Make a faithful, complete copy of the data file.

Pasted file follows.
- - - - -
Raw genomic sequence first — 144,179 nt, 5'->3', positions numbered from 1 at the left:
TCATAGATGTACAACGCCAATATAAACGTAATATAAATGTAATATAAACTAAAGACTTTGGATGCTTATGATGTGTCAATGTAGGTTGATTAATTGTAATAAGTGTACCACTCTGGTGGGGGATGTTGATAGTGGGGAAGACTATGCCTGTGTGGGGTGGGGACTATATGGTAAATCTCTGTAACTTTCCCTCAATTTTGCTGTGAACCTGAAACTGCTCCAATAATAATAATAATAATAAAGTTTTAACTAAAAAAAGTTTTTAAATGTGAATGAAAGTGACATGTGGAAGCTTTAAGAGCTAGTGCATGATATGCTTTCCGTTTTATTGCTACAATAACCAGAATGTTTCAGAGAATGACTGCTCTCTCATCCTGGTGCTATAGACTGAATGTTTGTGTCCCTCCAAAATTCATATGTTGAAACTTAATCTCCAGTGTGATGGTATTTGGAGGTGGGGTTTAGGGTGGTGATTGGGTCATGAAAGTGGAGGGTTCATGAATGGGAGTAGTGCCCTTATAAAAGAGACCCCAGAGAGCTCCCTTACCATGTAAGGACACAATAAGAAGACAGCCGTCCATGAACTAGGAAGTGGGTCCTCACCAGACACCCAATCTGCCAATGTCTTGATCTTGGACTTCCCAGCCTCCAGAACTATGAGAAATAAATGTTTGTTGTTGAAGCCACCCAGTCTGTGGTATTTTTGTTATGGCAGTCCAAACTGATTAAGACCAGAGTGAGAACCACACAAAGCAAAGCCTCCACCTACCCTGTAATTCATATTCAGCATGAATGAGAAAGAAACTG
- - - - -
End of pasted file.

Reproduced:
Raw genomic sequence first — 144,179 nt, 5'->3', positions numbered from 1 at the left:
TCATAGATGTACAACGCCAATATAAACGTAATATAAATGTAATATAAACTAAAGACTTTGGATGCTTATGATGTGTCAATGTAGGTTGATTAATTGTAATAAGTGTACCACTCTGGTGGGGGATGTTGATAGTGGGGAAGACTATGCCTGTGTGGGGTGGGGACTATATGGTAAATCTCTGTAACTTTCCCTCAATTTTGCTGTGAACCTGAAACTGCTCCAATAATAATAATAATAATAAAGTTTTAACTAAAAAAAGTTTTTAAATGTGAATGAAAGTGACATGTGGAAGCTTTAAGAGCTAGTGCATGATATGCTTTCCGTTTTATTGCTACAATAACCAGAATGTTTCAGAGAATGACTGCTCTCTCATCCTGGTGCTATAGACTGAATGTTTGTGTCCCTCCAAAATTCATATGTTGAAACTTAATCTCCAGTGTGATGGTATTTGGAGGTGGGGTTTAGGGTGGTGATTGGGTCATGAAAGTGGAGGGTTCATGAATGGGAGTAGTGCCCTTATAAAAGAGACCCCAGAGAGCTCCCTTACCATGTAAGGACACAATAAGAAGACAGCCGTCCATGAACTAGGAAGTGGGTCCTCACCAGACACCCAATCTGCCAATGTCTTGATCTTGGACTTCCCAGCCTCCAGAACTATGAGAAATAAATGTTTGTTGTTGAAGCCACCCAGTCTGTGGTATTTTTGTTATGGCAGTCCAAACTGATTAAGACCAGAGTGAGAACCACACAAAGCAAAGCCTCCACCTACCCTGTAATTCATATTCAGCATGAATGAGAAAGAAACTG